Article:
Recall that a graph is triangle-free if it does not contain a copy of $K_3$. Also, for a graph $G$, $\alpha(G)$ shall denote its independence number. Lastly, we will write $o(1)$ to denote quantities that tend towards zero as $c \to 0$.

For $c \in [0,1/2]$, let $\mathcal{F}_c$ denote the family of triangle-free graphs $G$ with average degree $d(G) = \Bbb{E}_v[\textrm{deg}(v)] \ge c|V(G)|$. Clearly, for $c>c’$, we have $\mathcal{F}_c\subset \mathcal{F}_{c’}$.

For such $c$, we let $$f(c) = \inf_{G \in \mathcal{F}_c}\{\alpha(G)/|V(G)|\}.$$By our observation above, we have that $f$ is weakly increasing. At the extremes, we have $f(0)=0$ (since there are $n$-vertex triangle-free graphs $G$ with with $\alpha(G) = o(n)$, which trivially have $d(G)\ge 0$), meanwhile $f(1/2)=1/2$ since any triangle-free graph with $d(G)\ge |V(G)|/2$ must be bipartite and hence satisfies $\alpha(G)\ge n/2$.

I am curious about intermediate $c$.

Since neighborhoods are independent sets in triangle-free graphs, our average degree condition implies that $f(c) \ge c$ (since $G\in \mathcal{F}_c \implies c|V(G)| \le d(G) \le \Delta(G) \le \alpha(G)$). However, I don’t know if there exists a matching upper bound.

By the independent work of Bohman-Keevash and Fiz Pontiveros-Griffiths-Morris studying the “triangle-free process”, we get that $f(c) \le (2+o(1))c$. But I don’t know anything stronger.

Motivation: I am curious about this quantity because if there existed $\epsilon,c_0> 0$ such that $f(c)>(1+\epsilon)c$ for all $c\in (0,c_0)$, this would imply a significantly better upper bound for $R_k(3)$ (the $k$-color Ramsey number of $K_3$).

What I'm looking for:

Ultimately, I hope to learn that one of the following possibilities is true:

  1. This is a known open problem.
  2. We have that $f(c) = (1+o(1))c$ (or, some partial result like $f(c)<(2-\epsilon)c$ for small $c$).
  3. We have that $f(c) > (1+\epsilon)c$ for all small $c$.

If case 3 is true, then someone should write a paper about this, since it gives the first improvement to the upper bound of $R_k(3)$ in over 100 years (besides slight improvements to the implicit constant)!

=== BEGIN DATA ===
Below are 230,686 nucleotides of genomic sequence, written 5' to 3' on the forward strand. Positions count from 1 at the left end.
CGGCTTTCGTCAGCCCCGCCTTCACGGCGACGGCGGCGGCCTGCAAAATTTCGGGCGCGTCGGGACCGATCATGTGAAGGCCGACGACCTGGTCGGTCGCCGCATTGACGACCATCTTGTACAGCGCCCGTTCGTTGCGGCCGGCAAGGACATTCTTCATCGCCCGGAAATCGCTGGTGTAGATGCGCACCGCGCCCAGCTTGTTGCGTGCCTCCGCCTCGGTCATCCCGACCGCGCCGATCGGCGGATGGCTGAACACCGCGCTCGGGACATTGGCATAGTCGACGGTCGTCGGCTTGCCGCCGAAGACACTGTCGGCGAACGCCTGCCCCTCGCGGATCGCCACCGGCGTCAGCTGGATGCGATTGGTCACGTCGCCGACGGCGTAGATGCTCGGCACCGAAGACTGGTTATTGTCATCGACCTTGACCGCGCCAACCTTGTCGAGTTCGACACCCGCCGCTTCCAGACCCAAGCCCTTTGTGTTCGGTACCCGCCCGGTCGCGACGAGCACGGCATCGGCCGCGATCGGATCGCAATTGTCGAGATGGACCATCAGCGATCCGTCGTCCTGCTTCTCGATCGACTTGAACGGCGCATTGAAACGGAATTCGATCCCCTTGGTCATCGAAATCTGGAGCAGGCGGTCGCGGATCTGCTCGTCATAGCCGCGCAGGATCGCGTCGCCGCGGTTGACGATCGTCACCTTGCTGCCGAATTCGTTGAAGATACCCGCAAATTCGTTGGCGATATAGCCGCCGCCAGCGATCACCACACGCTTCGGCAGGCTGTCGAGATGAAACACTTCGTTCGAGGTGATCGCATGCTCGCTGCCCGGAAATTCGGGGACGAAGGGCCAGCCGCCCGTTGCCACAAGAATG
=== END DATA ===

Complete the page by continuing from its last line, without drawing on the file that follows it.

It is also possible that this is a very hard problem, which hasn't been stated in literature. In which case, there might not be a satisfying conclusion to my question.

  • 1
    $\begingroup$ $\alpha(G)=$ independence number (size of largest independent set) is standard notation but maybe worth saying explicitly somewhere in the post... $\endgroup$ Aug 6, 2022 at 21:55
  • $\begingroup$ Interesting that you choose to explain the self-explanatory term "triangle-free" but leave us to guess at the meaning of $\alpha(G)$ which in some books is the independence number and in others is the vertex covering number. $\endgroup$
    – bof
    Aug 7, 2022 at 6:13
  • $\begingroup$ I guess it was because I see $\alpha(G)$ appear in papers much more often (and never see the vertex cover thing). edited. $\endgroup$ Aug 7, 2022 at 6:58

1 Answer 1


The answer turns out to be a mix of options 2 and 3. As you have noticed, we always have that $\alpha(G)\geq d(G)$. We could ask for what values of $c$ could the equality hold, i.e. for any vertex $v$ in $G$, its neighbors always form a maximum independent set.

Sidorenko showed that the Cayley graphs on $\mathbb{Z}_n$ with the generators $\{\pm k,\ldots, \pm(2k-1)\}$ are such triangle-free graphs whenever $6k-2\leq n\leq 8k-3$. This basically shows that $f(c)=c$ for any $c\in [1/4, 1/3]$.

To extend this to sparser graphs, Brandt used a well-known construction of Mycielski to iteratively grow the graph up (and thus reduce the density of the graph) while maintaining the properties we want. This itself already shows that $f(c)=c$ for any $c\leq 1/3$. In the paper, some extra steps were done so that for every sufficiently small $c$, there is a corresponding graph that matches $c$ exactly.

In the same paper, Brandt also pointed out that if the density of such graph lies strictly between $1/3$ and $1/2$, then it must be of the form $i/(3i-1)$ for some positive integer $i$. Therefore one would expect that $f(c)$ is slightly larger than $c$ in this interval outside those critical points. Łuczak, Polcyn and Reiher verified this for a small portion of $c$'s, even giving the precise form of $f(c)$ (it is conjectured to be piecewise quadratic).


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